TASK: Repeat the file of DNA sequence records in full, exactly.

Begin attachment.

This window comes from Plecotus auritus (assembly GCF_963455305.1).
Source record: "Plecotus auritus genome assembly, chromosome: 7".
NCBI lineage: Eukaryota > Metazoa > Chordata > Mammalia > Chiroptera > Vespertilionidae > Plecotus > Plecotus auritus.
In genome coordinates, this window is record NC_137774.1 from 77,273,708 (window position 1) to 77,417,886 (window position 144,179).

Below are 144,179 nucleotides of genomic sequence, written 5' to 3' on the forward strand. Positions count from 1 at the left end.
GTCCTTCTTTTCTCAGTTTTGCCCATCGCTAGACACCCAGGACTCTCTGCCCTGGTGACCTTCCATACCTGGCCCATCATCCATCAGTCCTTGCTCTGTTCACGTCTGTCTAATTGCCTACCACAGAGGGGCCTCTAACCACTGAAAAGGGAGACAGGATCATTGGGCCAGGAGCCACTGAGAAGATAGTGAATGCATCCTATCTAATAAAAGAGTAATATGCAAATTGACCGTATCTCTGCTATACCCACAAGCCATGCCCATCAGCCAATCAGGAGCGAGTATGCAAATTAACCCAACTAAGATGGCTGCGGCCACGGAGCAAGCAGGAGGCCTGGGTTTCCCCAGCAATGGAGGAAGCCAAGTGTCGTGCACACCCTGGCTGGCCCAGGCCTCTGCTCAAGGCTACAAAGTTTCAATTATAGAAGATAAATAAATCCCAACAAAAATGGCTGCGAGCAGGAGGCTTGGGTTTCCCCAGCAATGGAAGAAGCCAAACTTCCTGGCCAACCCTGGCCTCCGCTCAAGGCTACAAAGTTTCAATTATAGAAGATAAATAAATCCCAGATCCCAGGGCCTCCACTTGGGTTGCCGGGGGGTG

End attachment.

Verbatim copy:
This window comes from Plecotus auritus (assembly GCF_963455305.1).
Source record: "Plecotus auritus genome assembly, chromosome: 7".
NCBI lineage: Eukaryota > Metazoa > Chordata > Mammalia > Chiroptera > Vespertilionidae > Plecotus > Plecotus auritus.
In genome coordinates, this window is record NC_137774.1 from 77,273,708 (window position 1) to 77,417,886 (window position 144,179).

Below are 144,179 nucleotides of genomic sequence, written 5' to 3' on the forward strand. Positions count from 1 at the left end.
GTCCTTCTTTTCTCAGTTTTGCCCATCGCTAGACACCCAGGACTCTCTGCCCTGGTGACCTTCCATACCTGGCCCATCATCCATCAGTCCTTGCTCTGTTCACGTCTGTCTAATTGCCTACCACAGAGGGGCCTCTAACCACTGAAAAGGGAGACAGGATCATTGGGCCAGGAGCCACTGAGAAGATAGTGAATGCATCCTATCTAATAAAAGAGTAATATGCAAATTGACCGTATCTCTGCTATACCCACAAGCCATGCCCATCAGCCAATCAGGAGCGAGTATGCAAATTAACCCAACTAAGATGGCTGCGGCCACGGAGCAAGCAGGAGGCCTGGGTTTCCCCAGCAATGGAGGAAGCCAAGTGTCGTGCACACCCTGGCTGGCCCAGGCCTCTGCTCAAGGCTACAAAGTTTCAATTATAGAAGATAAATAAATCCCAACAAAAATGGCTGCGAGCAGGAGGCTTGGGTTTCCCCAGCAATGGAAGAAGCCAAACTTCCTGGCCAACCCTGGCCTCCGCTCAAGGCTACAAAGTTTCAATTATAGAAGATAAATAAATCCCAGATCCCAGGGCCTCCACTTGGGTTGCCGGGGGGTG